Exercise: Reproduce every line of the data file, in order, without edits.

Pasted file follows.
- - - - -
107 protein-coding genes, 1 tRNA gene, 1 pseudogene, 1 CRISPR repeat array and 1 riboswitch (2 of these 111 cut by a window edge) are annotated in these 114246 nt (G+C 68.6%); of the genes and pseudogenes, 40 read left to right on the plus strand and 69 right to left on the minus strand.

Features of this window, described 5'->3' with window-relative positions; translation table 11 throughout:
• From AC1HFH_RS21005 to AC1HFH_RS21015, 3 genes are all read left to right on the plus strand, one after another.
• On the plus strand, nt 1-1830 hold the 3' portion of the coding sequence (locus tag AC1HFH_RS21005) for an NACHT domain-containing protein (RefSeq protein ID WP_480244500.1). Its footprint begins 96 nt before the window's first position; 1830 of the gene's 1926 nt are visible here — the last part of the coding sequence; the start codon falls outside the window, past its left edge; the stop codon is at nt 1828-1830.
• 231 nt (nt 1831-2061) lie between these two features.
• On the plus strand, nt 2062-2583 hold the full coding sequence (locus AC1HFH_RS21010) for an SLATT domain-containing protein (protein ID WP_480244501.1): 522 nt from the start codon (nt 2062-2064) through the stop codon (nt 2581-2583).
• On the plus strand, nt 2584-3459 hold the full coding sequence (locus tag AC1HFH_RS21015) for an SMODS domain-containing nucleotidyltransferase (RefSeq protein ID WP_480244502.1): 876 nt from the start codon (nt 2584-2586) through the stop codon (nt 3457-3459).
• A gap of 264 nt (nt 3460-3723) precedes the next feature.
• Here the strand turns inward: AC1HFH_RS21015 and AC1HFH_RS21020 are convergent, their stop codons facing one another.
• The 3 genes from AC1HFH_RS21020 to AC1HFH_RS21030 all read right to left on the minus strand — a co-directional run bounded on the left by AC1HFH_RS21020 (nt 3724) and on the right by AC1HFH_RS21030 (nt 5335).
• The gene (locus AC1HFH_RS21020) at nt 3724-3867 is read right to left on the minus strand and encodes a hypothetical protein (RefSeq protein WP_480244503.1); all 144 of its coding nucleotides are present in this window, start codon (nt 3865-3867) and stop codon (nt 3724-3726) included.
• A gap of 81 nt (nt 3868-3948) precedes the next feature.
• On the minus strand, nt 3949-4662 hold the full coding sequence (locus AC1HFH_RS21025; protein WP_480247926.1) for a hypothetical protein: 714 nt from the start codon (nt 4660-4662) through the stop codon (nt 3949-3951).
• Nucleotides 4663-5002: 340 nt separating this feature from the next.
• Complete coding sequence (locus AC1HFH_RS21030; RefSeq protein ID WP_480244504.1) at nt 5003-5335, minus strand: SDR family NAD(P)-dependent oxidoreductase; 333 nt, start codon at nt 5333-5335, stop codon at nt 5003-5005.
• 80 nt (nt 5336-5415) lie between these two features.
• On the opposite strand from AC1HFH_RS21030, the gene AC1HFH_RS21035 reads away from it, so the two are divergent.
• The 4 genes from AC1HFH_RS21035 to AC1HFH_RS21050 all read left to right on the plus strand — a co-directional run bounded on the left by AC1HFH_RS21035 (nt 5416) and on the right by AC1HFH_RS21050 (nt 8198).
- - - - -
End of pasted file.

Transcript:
107 protein-coding genes, 1 tRNA gene, 1 pseudogene, 1 CRISPR repeat array and 1 riboswitch (2 of these 111 cut by a window edge) are annotated in these 114246 nt (G+C 68.6%); of the genes and pseudogenes, 40 read left to right on the plus strand and 69 right to left on the minus strand.

Features of this window, described 5'->3' with window-relative positions; translation table 11 throughout:
• From AC1HFH_RS21005 to AC1HFH_RS21015, 3 genes are all read left to right on the plus strand, one after another.
• On the plus strand, nt 1-1830 hold the 3' portion of the coding sequence (locus tag AC1HFH_RS21005) for an NACHT domain-containing protein (RefSeq protein ID WP_480244500.1). Its footprint begins 96 nt before the window's first position; 1830 of the gene's 1926 nt are visible here — the last part of the coding sequence; the start codon falls outside the window, past its left edge; the stop codon is at nt 1828-1830.
• 231 nt (nt 1831-2061) lie between these two features.
• On the plus strand, nt 2062-2583 hold the full coding sequence (locus AC1HFH_RS21010) for an SLATT domain-containing protein (protein ID WP_480244501.1): 522 nt from the start codon (nt 2062-2064) through the stop codon (nt 2581-2583).
• On the plus strand, nt 2584-3459 hold the full coding sequence (locus tag AC1HFH_RS21015) for an SMODS domain-containing nucleotidyltransferase (RefSeq protein ID WP_480244502.1): 876 nt from the start codon (nt 2584-2586) through the stop codon (nt 3457-3459).
• A gap of 264 nt (nt 3460-3723) precedes the next feature.
• Here the strand turns inward: AC1HFH_RS21015 and AC1HFH_RS21020 are convergent, their stop codons facing one another.
• The 3 genes from AC1HFH_RS21020 to AC1HFH_RS21030 all read right to left on the minus strand — a co-directional run bounded on the left by AC1HFH_RS21020 (nt 3724) and on the right by AC1HFH_RS21030 (nt 5335).
• The gene (locus AC1HFH_RS21020) at nt 3724-3867 is read right to left on the minus strand and encodes a hypothetical protein (RefSeq protein WP_480244503.1); all 144 of its coding nucleotides are present in this window, start codon (nt 3865-3867) and stop codon (nt 3724-3726) included.
• A gap of 81 nt (nt 3868-3948) precedes the next feature.
• On the minus strand, nt 3949-4662 hold the full coding sequence (locus AC1HFH_RS21025; protein WP_480247926.1) for a hypothetical protein: 714 nt from the start codon (nt 4660-4662) through the stop codon (nt 3949-3951).
• Nucleotides 4663-5002: 340 nt separating this feature from the next.
• Complete coding sequence (locus AC1HFH_RS21030; RefSeq protein ID WP_480244504.1) at nt 5003-5335, minus strand: SDR family NAD(P)-dependent oxidoreductase; 333 nt, start codon at nt 5333-5335, stop codon at nt 5003-5005.
• 80 nt (nt 5336-5415) lie between these two features.
• On the opposite strand from AC1HFH_RS21030, the gene AC1HFH_RS21035 reads away from it, so the two are divergent.
• The 4 genes from AC1HFH_RS21035 to AC1HFH_RS21050 all read left to right on the plus strand — a co-directional run bounded on the left by AC1HFH_RS21035 (nt 5416) and on the right by AC1HFH_RS21050 (nt 8198).